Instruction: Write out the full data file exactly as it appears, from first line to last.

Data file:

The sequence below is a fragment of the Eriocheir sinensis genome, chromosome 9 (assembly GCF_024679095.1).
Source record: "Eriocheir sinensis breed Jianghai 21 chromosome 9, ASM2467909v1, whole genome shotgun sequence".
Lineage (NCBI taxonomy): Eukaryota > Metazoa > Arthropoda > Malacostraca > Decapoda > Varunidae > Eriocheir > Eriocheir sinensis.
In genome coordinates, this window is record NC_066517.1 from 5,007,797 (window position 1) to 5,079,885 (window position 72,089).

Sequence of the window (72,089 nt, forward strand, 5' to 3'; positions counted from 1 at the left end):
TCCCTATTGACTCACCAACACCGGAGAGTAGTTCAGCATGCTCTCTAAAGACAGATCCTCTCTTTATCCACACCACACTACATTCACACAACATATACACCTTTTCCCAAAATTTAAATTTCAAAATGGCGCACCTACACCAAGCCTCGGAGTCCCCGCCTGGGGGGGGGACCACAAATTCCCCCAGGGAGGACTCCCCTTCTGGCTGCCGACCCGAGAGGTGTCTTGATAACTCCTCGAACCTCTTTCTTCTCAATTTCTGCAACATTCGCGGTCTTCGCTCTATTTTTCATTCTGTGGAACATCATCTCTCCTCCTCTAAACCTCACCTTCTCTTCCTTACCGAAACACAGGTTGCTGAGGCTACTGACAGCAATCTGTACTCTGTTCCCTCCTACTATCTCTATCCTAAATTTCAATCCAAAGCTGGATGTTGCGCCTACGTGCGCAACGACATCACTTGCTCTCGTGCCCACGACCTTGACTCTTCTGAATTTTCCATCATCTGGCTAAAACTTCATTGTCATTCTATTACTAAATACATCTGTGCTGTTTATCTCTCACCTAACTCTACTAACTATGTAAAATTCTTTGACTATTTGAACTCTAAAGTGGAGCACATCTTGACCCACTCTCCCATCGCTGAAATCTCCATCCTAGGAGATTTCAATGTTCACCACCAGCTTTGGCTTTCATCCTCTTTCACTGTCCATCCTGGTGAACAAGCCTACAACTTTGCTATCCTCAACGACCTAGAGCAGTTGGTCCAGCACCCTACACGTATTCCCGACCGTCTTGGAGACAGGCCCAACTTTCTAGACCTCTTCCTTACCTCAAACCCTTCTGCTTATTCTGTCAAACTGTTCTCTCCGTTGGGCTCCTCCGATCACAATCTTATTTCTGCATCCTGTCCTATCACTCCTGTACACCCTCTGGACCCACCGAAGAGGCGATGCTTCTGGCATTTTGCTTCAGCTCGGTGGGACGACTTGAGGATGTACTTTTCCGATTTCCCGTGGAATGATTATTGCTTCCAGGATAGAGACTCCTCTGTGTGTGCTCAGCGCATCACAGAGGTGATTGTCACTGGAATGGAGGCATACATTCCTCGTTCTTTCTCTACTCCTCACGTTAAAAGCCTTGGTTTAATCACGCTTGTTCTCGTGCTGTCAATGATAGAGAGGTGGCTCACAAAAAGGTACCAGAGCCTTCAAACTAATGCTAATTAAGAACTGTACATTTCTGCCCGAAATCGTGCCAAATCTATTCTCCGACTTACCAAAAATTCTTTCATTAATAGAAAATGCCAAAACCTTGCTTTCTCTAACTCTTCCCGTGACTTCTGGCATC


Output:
The sequence below is a fragment of the Eriocheir sinensis genome, chromosome 9 (assembly GCF_024679095.1).
Source record: "Eriocheir sinensis breed Jianghai 21 chromosome 9, ASM2467909v1, whole genome shotgun sequence".
Lineage (NCBI taxonomy): Eukaryota > Metazoa > Arthropoda > Malacostraca > Decapoda > Varunidae > Eriocheir > Eriocheir sinensis.
In genome coordinates, this window is record NC_066517.1 from 5,007,797 (window position 1) to 5,079,885 (window position 72,089).

Sequence of the window (72,089 nt, forward strand, 5' to 3'; positions counted from 1 at the left end):
TCCCTATTGACTCACCAACACCGGAGAGTAGTTCAGCATGCTCTCTAAAGACAGATCCTCTCTTTATCCACACCACACTACATTCACACAACATATACACCTTTTCCCAAAATTTAAATTTCAAAATGGCGCACCTACACCAAGCCTCGGAGTCCCCGCCTGGGGGGGGGACCACAAATTCCCCCAGGGAGGACTCCCCTTCTGGCTGCCGACCCGAGAGGTGTCTTGATAACTCCTCGAACCTCTTTCTTCTCAATTTCTGCAACATTCGCGGTCTTCGCTCTATTTTTCATTCTGTGGAACATCATCTCTCCTCCTCTAAACCTCACCTTCTCTTCCTTACCGAAACACAGGTTGCTGAGGCTACTGACAGCAATCTGTACTCTGTTCCCTCCTACTATCTCTATCCTAAATTTCAATCCAAAGCTGGATGTTGCGCCTACGTGCGCAACGACATCACTTGCTCTCGTGCCCACGACCTTGACTCTTCTGAATTTTCCATCATCTGGCTAAAACTTCATTGTCATTCTATTACTAAATACATCTGTGCTGTTTATCTCTCACCTAACTCTACTAACTATGTAAAATTCTTTGACTATTTGAACTCTAAAGTGGAGCACATCTTGACCCACTCTCCCATCGCTGAAATCTCCATCCTAGGAGATTTCAATGTTCACCACCAGCTTTGGCTTTCATCCTCTTTCACTGTCCATCCTGGTGAACAAGCCTACAACTTTGCTATCCTCAACGACCTAGAGCAGTTGGTCCAGCACCCTACACGTATTCCCGACCGTCTTGGAGACAGGCCCAACTTTCTAGACCTCTTCCTTACCTCAAACCCTTCTGCTTATTCTGTCAAACTGTTCTCTCCGTTGGGCTCCTCCGATCACAATCTTATTTCTGCATCCTGTCCTATCACTCCTGTACACCCTCTGGACCCACCGAAGAGGCGATGCTTCTGGCATTTTGCTTCAGCTCGGTGGGACGACTTGAGGATGTACTTTTCCGATTTCCCGTGGAATGATTATTGCTTCCAGGATAGAGACTCCTCTGTGTGTGCTCAGCGCATCACAGAGGTGATTGTCACTGGAATGGAGGCATACATTCCTCGTTCTTTCTCTACTCCTCACGTTAAAAGCCTTGGTTTAATCACGCTTGTTCTCGTGCTGTCAATGATAGAGAGGTGGCTCACAAAAAGGTACCAGAGCCTTCAAACTAATGCTAATTAAGAACTGTACATTTCTGCCCGAAATCGTGCCAAATCTATTCTCCGACTTACCAAAAATTCTTTCATTAATAGAAAATGCCAAAACCTTGCTTTCTCTAACTCTTCCCGTGACTTCTGGCATC